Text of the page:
A. You can move your DCs, but it's generally frowned upon and you shouldn't.

The Domain Controllers OU has special Group Policy Objects (GPOs) applied that are designed for DCs and it's vital that these GPOs are applied to all DCs. If you move DCs out of the Domain Controllers OU, the GPOs won't be applied correctly. Microsoft warns on its site about exactly this problem:

"IMPORTANT: Do not move any domain controller accounts out of the default Domain Controllers OU, even if some administrators log on to them to perform administrative tasks. Moving these accounts will disrupt the consistent application of domain controller policies to all domains, and is not supported.

In theory, you could create child OUs under the Domain Controllers OU, which would mean the GPOs applied at the Domain Controllers OU would also be applied to the child OUs. You could also just make sure wherever you moved the DCs has all the DC-specific GPOs. There are other problems with moving DCs, however.

  • Microsoft expects DCs to be in the Domain Controllers OU, and you'll have support problems if you move the DCs.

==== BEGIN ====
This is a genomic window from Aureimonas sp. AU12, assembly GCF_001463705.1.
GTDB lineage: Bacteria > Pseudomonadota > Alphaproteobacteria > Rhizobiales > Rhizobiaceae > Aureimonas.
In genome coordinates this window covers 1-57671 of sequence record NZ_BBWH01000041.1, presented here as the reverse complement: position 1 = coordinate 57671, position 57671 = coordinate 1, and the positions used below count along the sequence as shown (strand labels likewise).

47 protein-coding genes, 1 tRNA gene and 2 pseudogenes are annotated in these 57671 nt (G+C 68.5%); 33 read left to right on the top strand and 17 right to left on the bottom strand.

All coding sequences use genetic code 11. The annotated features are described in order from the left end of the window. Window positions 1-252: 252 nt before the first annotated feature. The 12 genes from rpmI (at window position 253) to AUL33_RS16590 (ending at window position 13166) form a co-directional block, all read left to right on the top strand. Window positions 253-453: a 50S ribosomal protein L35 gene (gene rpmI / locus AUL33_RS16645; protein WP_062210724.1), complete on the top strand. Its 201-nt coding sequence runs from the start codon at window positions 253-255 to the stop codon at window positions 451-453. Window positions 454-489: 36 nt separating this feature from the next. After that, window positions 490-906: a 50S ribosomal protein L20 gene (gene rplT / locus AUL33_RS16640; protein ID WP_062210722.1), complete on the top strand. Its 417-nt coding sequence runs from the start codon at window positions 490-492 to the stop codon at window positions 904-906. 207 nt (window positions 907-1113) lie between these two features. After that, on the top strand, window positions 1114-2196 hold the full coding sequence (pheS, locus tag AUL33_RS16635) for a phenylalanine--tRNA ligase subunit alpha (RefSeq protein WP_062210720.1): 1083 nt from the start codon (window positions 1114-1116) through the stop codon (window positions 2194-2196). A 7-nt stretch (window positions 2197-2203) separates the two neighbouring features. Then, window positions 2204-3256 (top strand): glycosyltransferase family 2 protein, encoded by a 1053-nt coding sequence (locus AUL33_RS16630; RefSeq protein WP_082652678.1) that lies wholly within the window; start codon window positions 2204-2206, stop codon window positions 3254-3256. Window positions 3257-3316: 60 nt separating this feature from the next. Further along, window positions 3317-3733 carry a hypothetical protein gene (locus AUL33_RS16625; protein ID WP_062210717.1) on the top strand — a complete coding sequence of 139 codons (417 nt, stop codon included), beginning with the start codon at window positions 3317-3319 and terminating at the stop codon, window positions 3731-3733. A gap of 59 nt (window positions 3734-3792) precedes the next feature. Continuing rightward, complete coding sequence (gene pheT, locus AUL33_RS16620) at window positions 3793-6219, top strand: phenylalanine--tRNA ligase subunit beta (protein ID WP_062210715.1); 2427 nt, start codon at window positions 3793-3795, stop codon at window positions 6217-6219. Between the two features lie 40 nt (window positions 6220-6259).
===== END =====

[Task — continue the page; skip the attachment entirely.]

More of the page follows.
• Some services and applications (including analysis tools) may only search the Domain Controllers OU for DCs (by examining the GUID_DOMAIN_CONTROLLERS_CONTAINER_W value) and setting a search base of 1. DCs in other OUs wouldn't be found, and not even DCs in a child OU would be found.
  • Exchange breaks if you move DCs from the Domain Controllers OU.
  • Future OS updates will look for DCs in the Domain Controllers OU.
  • The management of the environment will be problematic and troubleshooting will be complex.

Generally, there's no good reason to move them. Most problems that lead people to seek to move their DCs can be solved in better ways.

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